Simple Terminal Hack is Fit For Hollywood

We’ve all seen the cheesy hacker scenes in movies and on TV. Three dimensional file system browsers, computer chip cityscapes, and other ridiculous visualizations to make the dull act of sitting at a keyboard look pretty on the silver screen. While real hackers know those things are often silly and impractical, sometimes we do go out of our way to pretty things up a bit.

Hollywood might be able to learn a thing or two from this latest hack. [Yuri] modified his Linux terminal to change the color of the back lights on his laptop’s keyboard. It’s the kind of thing that actually would look good in a modern hacker movie, and [Yuri] is living proof that it’s something that a real-life hacker would actually use!

[Yuri] has been running Simple Terminal. The Simple Terminal project aims to build a replacement for the default xterm program that removes all of the unnecessary features and simplifies the source code. It also aims to make your terminal experience prettier. Part of making things prettier means that you can choose the font color for your terminals, and of course each terminal window can have its own color if you so choose.

[Yuri] happens to own an Alienware laptop. This laptop comes with RGB LEDs behind the keyboard, allowing you to light them up just about any color you could ever want. [Yuri] thought it would be cool if his keyboard color matched the font color of his terminal windows. Thanks to AlienFX, he was able to write a simple patch for Simple Terminal that does exactly this. Now whenever he selects a terminal window, the keyboard automatically switches colors to match the text in that window. Be sure to check out the video below. Continue reading “Simple Terminal Hack is Fit For Hollywood”

Running Debian on a Graphing Calculator

While the ubiquitous TI-83 still runs off an ancient Zilog Z80 processor, the newer TI-Nspire series of graphing calculators uses modern ARM devices. [Codinghobbit] managed to get Debian Linux running on a TI-Nspire calculator, and has written a guide explaining how it’s done.

The process uses Ndless, a jailbreak which allows code to run at a low level on the device. Ndless also includes a full SDK, emulator, and debugger for developing apps. In this case, Ndless is used to load the Linux kernel.

The root filesystem is built on a PC using debootstrap and the QEMU ARM emulator. This allows you to install whatever packages are needed via apt, before transitioning to the calculator itself.

With the root filesystem on a USB flash drive, Ndless runs the Linux loader, which starts the kernel, mounts the root filesystem, and boots in to a Debian system in about two minutes. As the video after the break demonstrates, this leaves you with a shell on the calculator. We’re not exactly sure what to do with Linux on a graphing calculator, but it is a neat demonstration.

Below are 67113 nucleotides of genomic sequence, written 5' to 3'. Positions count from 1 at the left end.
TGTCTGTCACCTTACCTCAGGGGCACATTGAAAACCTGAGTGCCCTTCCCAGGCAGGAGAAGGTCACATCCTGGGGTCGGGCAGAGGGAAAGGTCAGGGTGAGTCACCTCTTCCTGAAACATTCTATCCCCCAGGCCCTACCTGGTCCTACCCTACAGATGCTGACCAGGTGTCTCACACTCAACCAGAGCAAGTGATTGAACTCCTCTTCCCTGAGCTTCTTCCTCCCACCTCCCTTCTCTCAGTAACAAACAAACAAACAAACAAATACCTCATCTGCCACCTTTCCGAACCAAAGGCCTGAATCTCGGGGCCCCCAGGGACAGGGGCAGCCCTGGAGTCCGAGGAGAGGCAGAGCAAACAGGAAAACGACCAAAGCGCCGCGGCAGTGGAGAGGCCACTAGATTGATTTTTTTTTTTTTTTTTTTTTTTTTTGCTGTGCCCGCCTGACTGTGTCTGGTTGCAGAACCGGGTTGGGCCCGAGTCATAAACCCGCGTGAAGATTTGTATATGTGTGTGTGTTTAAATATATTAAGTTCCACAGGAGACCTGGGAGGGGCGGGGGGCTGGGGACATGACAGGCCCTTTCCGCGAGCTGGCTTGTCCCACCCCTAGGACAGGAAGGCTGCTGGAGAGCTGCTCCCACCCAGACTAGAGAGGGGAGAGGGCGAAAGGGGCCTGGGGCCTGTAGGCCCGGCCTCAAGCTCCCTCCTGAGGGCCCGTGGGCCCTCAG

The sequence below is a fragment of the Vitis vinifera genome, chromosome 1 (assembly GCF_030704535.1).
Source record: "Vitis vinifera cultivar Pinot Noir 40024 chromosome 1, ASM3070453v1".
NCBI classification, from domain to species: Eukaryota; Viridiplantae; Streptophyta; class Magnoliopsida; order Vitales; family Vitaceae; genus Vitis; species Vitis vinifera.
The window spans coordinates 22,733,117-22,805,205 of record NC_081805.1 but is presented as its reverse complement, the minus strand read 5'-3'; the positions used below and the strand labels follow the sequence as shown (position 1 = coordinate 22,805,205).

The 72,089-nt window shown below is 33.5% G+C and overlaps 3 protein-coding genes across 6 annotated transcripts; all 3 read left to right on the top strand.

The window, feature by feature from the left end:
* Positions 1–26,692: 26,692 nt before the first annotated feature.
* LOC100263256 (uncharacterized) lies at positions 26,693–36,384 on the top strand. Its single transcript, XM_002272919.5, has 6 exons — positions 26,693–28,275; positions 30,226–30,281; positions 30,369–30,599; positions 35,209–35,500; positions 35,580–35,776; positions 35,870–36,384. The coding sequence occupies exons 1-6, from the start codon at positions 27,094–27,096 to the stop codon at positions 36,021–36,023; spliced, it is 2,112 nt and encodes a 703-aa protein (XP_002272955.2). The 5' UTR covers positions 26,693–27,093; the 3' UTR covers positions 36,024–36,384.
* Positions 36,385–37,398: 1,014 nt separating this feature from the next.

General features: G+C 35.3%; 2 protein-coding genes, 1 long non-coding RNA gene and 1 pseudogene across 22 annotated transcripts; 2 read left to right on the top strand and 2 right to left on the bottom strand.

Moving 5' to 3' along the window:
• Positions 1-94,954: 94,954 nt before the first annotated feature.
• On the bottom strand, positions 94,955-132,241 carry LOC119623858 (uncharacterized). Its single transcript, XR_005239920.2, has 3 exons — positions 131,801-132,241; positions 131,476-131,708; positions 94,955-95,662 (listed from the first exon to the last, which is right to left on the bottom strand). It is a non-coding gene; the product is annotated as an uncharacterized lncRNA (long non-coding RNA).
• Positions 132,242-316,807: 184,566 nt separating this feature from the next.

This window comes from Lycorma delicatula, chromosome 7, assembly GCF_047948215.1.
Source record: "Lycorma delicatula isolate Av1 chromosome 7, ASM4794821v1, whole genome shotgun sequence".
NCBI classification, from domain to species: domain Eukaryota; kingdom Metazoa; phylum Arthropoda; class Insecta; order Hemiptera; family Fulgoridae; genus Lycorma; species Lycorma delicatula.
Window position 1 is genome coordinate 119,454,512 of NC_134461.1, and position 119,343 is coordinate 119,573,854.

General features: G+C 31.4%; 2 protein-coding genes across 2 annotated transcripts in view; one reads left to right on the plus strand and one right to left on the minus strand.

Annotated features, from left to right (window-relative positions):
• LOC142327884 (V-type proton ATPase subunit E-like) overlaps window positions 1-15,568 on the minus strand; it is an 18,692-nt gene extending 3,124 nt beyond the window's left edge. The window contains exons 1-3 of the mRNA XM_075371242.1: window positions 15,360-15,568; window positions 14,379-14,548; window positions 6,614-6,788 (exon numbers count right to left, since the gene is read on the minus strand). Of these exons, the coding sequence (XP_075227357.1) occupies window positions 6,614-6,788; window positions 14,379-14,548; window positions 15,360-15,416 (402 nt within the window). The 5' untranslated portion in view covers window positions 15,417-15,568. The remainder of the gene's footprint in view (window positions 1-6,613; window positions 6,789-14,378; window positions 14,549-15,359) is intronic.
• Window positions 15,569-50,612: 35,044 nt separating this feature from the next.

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Arietta G25 Has Us Wondering Where ARM Boards are Going


This tidy little ARM board is the Arietta G25. It’s based around an AT91SAM9G25 which is an ARM9 chip running at 400MHz. Paired with the DDR2 RAM (in 128 or 256 meg options) to the left, the board runs Linux and runs it well. After the break you can see the obligatory running of Doom. But in this case it doesn’t just run a demo, but is playable from momentary push buttons on a breadboard (props to the Arietta team for using wire wrap for that setup).

See the vertical row of pads between the processor and the SD card slot? That’s a breakout header designed to accept a WiFi module. In at €20-30 based on your RAM choice and just €7 for the WiFi module this board is certainly a contender for any embedded Linux projects. But it does have us wondering, should be thinking of these as ARM boards, or forget the low-level development and just think of them as a Linux machines with plenty of GPIO available?

The 20×2 pin header breaks out a lot of the SAM9’s features. We really like the interactive pinout posted for this device. For instance, there are three sets of USB host lines available. But you’ll want to click on each to see that one set is in use for the SD card, and another is used by the WiFi module. The documentation that has been posted for the Arietta G25 is one of its strongest point. Nice work there!

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Playing Doom (Poorly) on a VoCore

Last May brought the unastonishing news that companies were taking the Systems on Chip found in $20 wireless routers and making dev boards out of them. The first of these is the VoCore, an Indiegogo campaign for a 360MHz CPU with 8MB of Flash and 32MB or RAM packaged in a square inch PCB for the Internet of Things. Now that the Indiegogo rewards are heading out to workbenches the world over, it was only a matter of time before someone got Doom to run on one of them.